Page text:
The Texas city of Sugar Land is the latest community to find itself divided by the red light cameras that line municipal coffers even as they anger the driving public.
A citizens group led by a retired U.S. Navy Reserve captain filed a petition of nearly 3,000 signatures to have the cameras' continued use put on the November ballot. But in a surprise move, the council cited technicalities to toss out the petition, leaving residents seeing red and vowing to keep fighting city hall.
“Those technicalities are petty and dubious,” Helwig Van Der Grinten, founder of the Houston Coalition Against Red Light Cameras, told FoxNews.com.
Van Der Grinten said he submitted the petition to Sugar Land city officials in April, but the petition was deemed invalid last week because it did not include names and addresses of the five-member committee of petitioners, was not accompanied by an affidavit and was not submitted within five days of the initial petition date.
“We have attorneys examining the legality of the city’s stand on this," Van Der Grinten said. "In the meantime, I am putting the word out to the people of Sugar Land that they should contact their council members to request that they go ahead and put the question on the ballot on their own authority. They have the authority to do that.”
“Those technicalities are petty and dubious. We have attorneys examining the legality of the city’s stand on this."
- Helwig Van Der Grinten
Van Der Grinten, 73, said local lawmakers are “turning a deaf ear” to the people of Sugar Land, an affluent and growing suburb of Houston with roughly 80,000 residents. Van Der Grinten, who said he has never received one of the $75 tickets, said his issue with the cameras is safety. Cameras mounted on or near the traffic lights snap photos of cars — and license plates — the instant the light turns red. If the car is in the intersection, a ticket goes out to whomever the car is registered to.
“The cameras, as they’re operating, turn the traffic light into a guessing game because when the light turns yellow, the driver is forced into a snap decision,” he said. “And if he or she guesses wrong and goes through the light, they get a ticket. If they stop, it increases the risk of being rear-ended.”
Doug Adolph, a city spokesman, told FoxNews.com that the cameras — which were installed in 2008 and are currently at just four intersections in city limits — have reduced accidents by 58 percent since that time. In 2011 and 2012, cameras were removed at two intersections after compliance levels improved by almost 60 percent, he said.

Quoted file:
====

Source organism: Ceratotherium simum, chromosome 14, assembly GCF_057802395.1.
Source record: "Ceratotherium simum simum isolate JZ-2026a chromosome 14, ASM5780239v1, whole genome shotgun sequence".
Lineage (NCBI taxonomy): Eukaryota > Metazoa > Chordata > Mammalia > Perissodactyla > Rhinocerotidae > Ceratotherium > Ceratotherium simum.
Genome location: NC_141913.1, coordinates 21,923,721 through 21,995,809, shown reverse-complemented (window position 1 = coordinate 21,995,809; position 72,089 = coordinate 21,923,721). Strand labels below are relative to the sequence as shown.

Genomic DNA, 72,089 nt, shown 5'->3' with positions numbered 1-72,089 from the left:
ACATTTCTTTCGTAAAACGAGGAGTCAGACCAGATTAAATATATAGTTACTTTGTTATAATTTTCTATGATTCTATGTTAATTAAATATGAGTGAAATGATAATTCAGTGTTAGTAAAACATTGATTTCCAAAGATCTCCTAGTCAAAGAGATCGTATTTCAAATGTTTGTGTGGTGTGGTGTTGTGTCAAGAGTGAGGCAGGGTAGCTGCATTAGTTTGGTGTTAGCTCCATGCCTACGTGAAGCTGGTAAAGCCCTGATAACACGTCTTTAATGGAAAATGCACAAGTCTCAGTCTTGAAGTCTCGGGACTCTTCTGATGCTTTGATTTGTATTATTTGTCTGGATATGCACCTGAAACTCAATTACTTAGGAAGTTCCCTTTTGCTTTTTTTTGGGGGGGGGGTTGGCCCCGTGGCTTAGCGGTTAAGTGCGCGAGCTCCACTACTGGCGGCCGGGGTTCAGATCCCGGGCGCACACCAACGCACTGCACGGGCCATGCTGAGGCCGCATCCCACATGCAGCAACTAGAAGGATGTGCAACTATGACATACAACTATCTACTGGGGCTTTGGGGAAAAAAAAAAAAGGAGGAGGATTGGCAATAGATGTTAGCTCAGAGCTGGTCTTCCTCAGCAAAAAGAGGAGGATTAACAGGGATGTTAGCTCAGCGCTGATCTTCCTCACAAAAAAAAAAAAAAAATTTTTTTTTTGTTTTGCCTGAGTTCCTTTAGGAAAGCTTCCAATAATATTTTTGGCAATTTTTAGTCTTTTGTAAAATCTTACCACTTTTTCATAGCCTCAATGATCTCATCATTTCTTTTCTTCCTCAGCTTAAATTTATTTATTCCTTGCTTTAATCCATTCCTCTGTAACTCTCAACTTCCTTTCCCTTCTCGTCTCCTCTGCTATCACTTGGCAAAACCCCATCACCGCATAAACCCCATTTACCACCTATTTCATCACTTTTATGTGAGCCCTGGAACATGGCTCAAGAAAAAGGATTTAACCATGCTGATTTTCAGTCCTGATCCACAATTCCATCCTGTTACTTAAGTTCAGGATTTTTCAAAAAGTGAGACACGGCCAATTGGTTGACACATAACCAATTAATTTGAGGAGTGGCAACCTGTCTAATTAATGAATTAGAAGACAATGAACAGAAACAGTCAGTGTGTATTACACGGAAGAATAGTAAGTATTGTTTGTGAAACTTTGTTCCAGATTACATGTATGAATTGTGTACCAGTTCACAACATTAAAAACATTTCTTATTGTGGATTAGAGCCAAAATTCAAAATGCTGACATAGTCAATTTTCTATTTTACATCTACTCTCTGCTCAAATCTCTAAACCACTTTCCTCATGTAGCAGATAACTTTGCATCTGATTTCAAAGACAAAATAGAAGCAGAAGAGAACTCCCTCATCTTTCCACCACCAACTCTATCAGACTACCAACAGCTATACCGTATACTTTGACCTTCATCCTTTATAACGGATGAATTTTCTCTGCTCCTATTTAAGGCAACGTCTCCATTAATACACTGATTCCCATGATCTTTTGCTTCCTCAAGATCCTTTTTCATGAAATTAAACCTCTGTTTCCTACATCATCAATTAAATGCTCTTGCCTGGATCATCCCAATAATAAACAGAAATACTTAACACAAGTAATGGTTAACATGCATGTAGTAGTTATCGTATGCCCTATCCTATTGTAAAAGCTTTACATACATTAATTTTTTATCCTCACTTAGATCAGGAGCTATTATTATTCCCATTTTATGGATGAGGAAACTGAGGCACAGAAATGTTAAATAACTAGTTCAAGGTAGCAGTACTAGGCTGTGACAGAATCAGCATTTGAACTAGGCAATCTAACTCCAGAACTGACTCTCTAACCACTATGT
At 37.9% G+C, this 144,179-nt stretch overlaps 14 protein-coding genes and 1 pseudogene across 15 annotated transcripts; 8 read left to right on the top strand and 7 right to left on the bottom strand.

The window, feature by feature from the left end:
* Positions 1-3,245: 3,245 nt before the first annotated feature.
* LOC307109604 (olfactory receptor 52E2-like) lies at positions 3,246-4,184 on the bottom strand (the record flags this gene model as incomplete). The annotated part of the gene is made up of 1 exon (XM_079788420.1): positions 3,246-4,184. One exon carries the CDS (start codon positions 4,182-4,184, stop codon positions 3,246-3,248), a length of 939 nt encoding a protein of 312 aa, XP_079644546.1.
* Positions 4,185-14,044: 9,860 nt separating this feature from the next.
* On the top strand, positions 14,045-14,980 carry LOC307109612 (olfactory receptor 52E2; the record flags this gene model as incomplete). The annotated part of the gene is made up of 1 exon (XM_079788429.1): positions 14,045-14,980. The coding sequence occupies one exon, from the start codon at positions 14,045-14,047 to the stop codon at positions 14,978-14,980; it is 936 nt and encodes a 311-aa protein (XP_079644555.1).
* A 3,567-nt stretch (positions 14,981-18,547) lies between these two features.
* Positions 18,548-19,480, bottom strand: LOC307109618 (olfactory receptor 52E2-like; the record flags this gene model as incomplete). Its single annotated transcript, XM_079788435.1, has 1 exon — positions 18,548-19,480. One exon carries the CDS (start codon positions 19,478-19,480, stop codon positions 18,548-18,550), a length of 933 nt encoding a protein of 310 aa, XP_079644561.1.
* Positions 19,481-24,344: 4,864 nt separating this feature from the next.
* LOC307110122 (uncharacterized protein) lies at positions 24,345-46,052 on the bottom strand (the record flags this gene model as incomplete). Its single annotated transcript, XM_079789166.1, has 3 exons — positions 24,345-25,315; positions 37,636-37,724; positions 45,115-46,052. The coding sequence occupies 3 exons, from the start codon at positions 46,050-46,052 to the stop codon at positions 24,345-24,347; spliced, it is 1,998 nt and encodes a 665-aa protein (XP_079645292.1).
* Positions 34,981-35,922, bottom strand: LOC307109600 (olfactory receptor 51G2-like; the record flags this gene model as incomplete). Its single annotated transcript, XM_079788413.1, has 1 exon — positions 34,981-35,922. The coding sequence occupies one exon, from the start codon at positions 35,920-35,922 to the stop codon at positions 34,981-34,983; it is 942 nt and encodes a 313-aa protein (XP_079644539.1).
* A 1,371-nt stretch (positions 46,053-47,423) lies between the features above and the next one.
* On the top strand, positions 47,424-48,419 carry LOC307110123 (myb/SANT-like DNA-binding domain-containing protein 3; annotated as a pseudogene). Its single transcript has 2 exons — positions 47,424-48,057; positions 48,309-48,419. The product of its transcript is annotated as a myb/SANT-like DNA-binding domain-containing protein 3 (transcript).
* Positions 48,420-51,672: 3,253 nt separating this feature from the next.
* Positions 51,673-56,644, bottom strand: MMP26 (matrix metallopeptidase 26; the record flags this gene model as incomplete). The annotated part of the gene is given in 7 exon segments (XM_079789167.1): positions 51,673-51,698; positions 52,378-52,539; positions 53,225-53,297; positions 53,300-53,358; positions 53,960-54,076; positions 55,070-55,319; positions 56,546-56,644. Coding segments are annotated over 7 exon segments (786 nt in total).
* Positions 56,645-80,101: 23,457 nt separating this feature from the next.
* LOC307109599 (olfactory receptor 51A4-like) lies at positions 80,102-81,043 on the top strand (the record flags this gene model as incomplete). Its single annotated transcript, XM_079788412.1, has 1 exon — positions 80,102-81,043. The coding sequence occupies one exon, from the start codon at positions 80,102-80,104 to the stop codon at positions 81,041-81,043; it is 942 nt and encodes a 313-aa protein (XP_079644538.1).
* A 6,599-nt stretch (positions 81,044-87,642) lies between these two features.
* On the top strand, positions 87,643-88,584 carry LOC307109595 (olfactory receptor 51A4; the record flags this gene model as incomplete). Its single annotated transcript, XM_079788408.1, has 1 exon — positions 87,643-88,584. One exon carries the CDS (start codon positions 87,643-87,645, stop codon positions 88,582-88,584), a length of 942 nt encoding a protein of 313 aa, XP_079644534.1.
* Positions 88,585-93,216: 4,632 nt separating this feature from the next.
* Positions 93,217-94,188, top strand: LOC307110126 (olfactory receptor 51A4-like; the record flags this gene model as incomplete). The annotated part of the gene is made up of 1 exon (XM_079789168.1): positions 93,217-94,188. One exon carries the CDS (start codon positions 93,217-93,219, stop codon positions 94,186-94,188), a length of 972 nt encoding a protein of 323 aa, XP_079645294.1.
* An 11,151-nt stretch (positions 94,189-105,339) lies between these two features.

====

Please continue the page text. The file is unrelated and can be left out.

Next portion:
“We believe that it’s an effective and efficient use of technology to make our intersections safer,” said Adolph, adding that it also allows police officers to focus on other crimes like burglaries and other property crime.
The cameras, according to city data cited by UltimateFortBend.com, brought in $175,996 in revenue during the first quarter of 2012-13. After $13,694 in expenditures, the remaining revenue was $162,302, representing less than 1 percent of the city’s budget.
The petition was denied on June 4 due to a “technicality,” Adolph said. City Manager Allen Bogard then recommended the creation of an independent citizen task force to study the effectiveness of the red light camera program. City council members are expected to begin appointments of the task force on June 18.
The seven- to 10-member task force will be given three months to conduct a review of the city’s program, with recommendations ranging from continuing, modifying or altogether scrapping the system. The cameras are currently used at four intersections: U.S. Highway 59 at Highway 6; U.S. Highway 90A at Dairy Ashford; Eldridge Road at West Airport Boulevard; and Highway 6 at Lexington Boulevard.
Van Der Grinten hopes that Sugar Land officials will follow the lead of nearby Houston, which shut down its red light camera program in August 2012. He claims nearly 20 independent studies have shown that red light cameras are problematic and ineffective, despite data cited by the U.S. Department of Transportation Federal Highway Administration (FHWA) in 2005 that found a 25 percent decrease in total right-angle crashes from seven jurisdictions nationwide at 132 intersections using the cameras.
“FHWA and [the National Highway Traffic Safety Administration] support a comprehensive approach to intersection safety that incorporates engineering, education, and enforcement countermeasures to prevent red-light running and improve intersection safety,” an FHWA website reads. “Red-light camera systems can be a very effective countermeasure to prevent red-light running.”
Roughly 441 cities and municipalities were using red light cameras as of June 2010, federal statistics show. An additional seven states have legislation allowing red-light camera enforcement statewide and another 12 states have legislation that allows red light cameras in cities with certain populations.
Van Der Grinten now wants Sugar Land to follow Houston’s lead by eliminating its red light program altogether.
“Sugar Land jumped on the bandwagon and they still have their cameras running,” he said. “It is purely revenue-inspired law enforcement and it has no effect on reducing the number of accidents.”